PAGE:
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Donating Life

This week is the fourth week of the month.  For Reflections Off the Bimah, the fourth week features thought leaders drawn from throughout the Jewish world.  These special posts give you the opportunity to consider important opinions you may not readily encounter. 

Organ donation saves lives and Jewish law allows us to donate.  Currently, 3 people in our community are waiting for kidney transplants and you might be able to help.  Evan Sultan, Jan Maxwell, and Dan Yastrov all suffer from Chronic Kidney Disease and require a transplant.  The special nature of kidney transplants is that ‘live donors’ are possible.  Since we are born with two kidneys, but only require one for healthy living, we have the opportunity to give a kidney to another.

It is a profound gift. Continue reading →

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Nurturing Love

“My beloved speaks and says to me, Arise, my love, my beautiful one, and come away.  For, behold, the winter is past, the rain is over and gone; the flowers appear on the earth; the time of the singing bird has come and the voice of the turtledove is heard in our land.”

(Shir HaShirim 2:10-12)

Shir HaShirim, Song of Songs, is a beautiful book about two lovers longing for one another.  It is the type of love which inspires poetry, dance, and song.  The custom is to read Shir HaShirim on the Shabbat during Passover which falls this week.  Chazal, a term referring to the collective rabbis of our tradition, understand this book as an allegory of love between the Jewish People and God.  It is read on Passover because the greatest act of love that God extended to the Jewish People was the freedom to develop into the People Israel – Am Yisrael. Continue reading →

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Unpacking Fault Lines in Israel

This week is the fourth week of the month.  For Reflections Off the Bimah, the fourth week features thought leaders drawn from throughout the Jewish world.  These special posts give you the opportunity to consider important opinions you may not readily encounter.  These outside pieces are brought because their ideas are worth struggling with even as they might challenge us.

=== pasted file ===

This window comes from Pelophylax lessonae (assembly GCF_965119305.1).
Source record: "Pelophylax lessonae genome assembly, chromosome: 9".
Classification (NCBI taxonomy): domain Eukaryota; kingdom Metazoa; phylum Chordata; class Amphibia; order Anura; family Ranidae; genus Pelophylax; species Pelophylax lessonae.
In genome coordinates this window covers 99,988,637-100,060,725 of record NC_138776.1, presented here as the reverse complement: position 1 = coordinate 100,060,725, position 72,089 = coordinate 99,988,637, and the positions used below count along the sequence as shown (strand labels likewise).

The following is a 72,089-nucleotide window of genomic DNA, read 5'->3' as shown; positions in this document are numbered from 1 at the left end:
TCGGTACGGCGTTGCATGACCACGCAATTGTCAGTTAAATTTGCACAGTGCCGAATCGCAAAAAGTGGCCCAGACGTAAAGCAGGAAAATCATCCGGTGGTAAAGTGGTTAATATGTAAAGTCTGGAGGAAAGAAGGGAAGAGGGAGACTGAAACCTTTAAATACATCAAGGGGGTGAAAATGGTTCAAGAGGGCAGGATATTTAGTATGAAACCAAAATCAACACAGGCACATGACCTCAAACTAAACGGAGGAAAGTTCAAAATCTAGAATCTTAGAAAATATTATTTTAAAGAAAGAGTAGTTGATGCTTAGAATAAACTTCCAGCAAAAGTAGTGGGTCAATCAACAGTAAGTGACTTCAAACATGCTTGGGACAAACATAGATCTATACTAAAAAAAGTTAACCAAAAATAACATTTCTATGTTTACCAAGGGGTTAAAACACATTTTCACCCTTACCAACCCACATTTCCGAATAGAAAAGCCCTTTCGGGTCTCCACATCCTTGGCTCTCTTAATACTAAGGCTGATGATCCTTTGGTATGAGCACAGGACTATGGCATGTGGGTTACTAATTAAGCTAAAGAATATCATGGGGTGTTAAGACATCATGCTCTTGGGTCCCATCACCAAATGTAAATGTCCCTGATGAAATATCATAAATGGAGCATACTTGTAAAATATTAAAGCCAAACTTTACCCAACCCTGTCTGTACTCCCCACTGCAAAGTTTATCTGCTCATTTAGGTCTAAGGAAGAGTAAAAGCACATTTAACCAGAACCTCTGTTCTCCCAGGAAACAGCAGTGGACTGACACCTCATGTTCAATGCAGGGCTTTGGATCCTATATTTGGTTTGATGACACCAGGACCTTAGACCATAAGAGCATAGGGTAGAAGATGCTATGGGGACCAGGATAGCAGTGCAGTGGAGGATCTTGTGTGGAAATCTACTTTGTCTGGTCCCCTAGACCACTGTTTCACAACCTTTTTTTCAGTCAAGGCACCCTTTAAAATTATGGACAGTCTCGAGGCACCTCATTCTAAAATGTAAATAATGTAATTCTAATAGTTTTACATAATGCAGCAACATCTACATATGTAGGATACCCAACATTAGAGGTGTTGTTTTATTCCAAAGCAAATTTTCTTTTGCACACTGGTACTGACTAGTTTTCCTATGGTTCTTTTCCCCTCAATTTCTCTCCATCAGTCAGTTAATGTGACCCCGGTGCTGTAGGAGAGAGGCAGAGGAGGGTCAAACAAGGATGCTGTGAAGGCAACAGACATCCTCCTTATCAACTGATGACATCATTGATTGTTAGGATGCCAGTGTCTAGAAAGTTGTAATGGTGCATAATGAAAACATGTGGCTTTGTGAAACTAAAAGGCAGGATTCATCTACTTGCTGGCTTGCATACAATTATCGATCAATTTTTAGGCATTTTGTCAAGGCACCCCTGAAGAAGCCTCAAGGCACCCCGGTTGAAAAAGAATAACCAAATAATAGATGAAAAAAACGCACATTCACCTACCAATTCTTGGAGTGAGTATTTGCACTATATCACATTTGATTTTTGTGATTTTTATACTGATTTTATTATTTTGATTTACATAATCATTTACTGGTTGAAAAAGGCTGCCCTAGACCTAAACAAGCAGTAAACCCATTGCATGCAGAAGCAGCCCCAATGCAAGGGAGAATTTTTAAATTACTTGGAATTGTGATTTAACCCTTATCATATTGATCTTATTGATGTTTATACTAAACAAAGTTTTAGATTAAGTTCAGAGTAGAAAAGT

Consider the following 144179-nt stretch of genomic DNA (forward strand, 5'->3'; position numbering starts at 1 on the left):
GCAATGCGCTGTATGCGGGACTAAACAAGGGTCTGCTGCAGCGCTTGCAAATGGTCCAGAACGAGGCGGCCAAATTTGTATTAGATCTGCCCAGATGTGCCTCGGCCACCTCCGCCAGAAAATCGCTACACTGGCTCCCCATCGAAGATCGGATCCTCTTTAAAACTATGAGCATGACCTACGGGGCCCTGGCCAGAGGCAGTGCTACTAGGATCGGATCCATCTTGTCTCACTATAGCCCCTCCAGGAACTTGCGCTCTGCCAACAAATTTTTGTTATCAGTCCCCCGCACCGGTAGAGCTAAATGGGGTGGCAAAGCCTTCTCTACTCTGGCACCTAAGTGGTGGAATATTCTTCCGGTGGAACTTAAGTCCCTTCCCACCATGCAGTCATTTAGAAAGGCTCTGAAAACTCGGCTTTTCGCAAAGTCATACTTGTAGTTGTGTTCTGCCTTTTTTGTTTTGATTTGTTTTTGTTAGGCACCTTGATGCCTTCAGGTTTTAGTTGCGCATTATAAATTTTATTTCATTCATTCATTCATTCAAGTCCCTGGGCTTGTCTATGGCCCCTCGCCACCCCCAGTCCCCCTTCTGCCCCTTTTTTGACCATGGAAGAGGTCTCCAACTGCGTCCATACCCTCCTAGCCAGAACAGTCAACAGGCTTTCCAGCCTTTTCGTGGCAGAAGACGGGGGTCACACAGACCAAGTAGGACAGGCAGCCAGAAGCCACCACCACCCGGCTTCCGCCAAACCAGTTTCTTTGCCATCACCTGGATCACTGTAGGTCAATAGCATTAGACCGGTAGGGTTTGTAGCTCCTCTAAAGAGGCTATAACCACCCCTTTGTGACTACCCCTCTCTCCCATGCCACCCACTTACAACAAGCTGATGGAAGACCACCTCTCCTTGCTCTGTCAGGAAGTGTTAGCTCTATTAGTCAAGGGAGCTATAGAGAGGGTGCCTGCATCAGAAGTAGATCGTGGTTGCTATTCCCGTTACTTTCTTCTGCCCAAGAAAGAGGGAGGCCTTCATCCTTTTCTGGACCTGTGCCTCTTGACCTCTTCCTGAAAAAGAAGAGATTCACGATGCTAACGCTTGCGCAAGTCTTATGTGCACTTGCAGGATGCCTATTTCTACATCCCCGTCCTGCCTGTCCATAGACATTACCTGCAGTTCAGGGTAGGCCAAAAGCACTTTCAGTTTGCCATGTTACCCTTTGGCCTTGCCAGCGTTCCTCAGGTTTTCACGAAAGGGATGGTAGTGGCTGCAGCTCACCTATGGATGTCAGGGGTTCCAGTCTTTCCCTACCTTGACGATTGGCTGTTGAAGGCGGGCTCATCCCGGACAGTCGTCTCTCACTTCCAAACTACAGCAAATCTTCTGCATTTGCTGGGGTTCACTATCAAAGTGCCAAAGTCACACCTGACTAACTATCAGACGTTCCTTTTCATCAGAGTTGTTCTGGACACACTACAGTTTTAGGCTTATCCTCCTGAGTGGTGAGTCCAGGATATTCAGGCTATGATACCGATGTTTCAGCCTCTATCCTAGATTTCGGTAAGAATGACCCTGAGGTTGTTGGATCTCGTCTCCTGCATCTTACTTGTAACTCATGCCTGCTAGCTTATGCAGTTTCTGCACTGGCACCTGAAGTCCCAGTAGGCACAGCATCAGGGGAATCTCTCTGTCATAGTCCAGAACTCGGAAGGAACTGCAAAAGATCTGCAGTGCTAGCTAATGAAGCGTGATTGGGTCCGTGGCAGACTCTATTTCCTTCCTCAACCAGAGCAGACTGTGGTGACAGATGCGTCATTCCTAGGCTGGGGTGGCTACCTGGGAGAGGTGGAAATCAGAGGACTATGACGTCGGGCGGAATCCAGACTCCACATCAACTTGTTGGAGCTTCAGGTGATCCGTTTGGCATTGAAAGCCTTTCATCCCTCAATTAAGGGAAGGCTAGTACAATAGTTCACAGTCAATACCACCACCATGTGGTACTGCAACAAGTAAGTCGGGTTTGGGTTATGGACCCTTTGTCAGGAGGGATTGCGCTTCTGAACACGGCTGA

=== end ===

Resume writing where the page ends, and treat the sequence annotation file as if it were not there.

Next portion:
Since we are about to say, “Next year in Jerusalem” and our congregational theme is Israel, I want to point our attention towards Israel.  I am proud Beth El is a community which is unwavering in its love and commitment to Israel as it also recognizes Israel’s complexities.  In that vein, I want to offer a thought-provoking podcast produced by The Forward called “Fault Lines.”  The series is an on-going conversation between Daniel Gordis and Peter Beinart.  Respectively, Gordis and Beinart have come to represent the Right and Left political streams of American Jewry regarding Israel.

Gordis and Beinart state in the podcast they want to model a relationship which may be energized by disagreement but grounded in respect for the other.  They are united in their mutual commitment to a strong and secure Jewish State though they disagree on how that is actualized.

Here is a link to their first Podcast: Fault Lines with Daniel Gordis and Peter Beinart  (Click on this link or the graphic above.)

At Beth El, let us never shy from expressing our love of the Jewish State, voicing our opinions on policies as needed, and never forget or become indifferent towards Israel and Jerusalem.

Le’shanah ha’ba’a b’Yerushalayim — Next year in Jerusalem,
Rabbi Greg Harris

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Israel Always Surprises Me

The hallways and exhibit spaces of the DC Convention Center were energetic with the 18,000 pro-Israel activists attending AIPAC’s annual conference this week.  This is a conference I attend each year to understand the nuances of the Middle East, hear the inspirational stories of Israel such as when this tiny county acts as a first responder to global disasters including earthquakes in Mexico or caring for Syrian refugees.  I also listen to the difficult stories of Israelis and Palestinians struggling for mutual security. Continue reading →

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Welcome to Beth El’s Clergy Blog

Beth El Clergy

Finding my expressive ‘voice’ is not an easy undertaking.  I do not mean my voice which emerges through my throat.  I am focused on my expressive voice which arises from my heart.  In this regard, my voice is what makes me or you an interesting conversationalist to some people yet disagreeable to others.  My voice is my ‘take’ on the world and my comfort in letting it shape me as a person.  With the quantity of communication we undertake today, I would have thought the idea of an authentic voice was easy to describe but I was mistaken. Continue reading →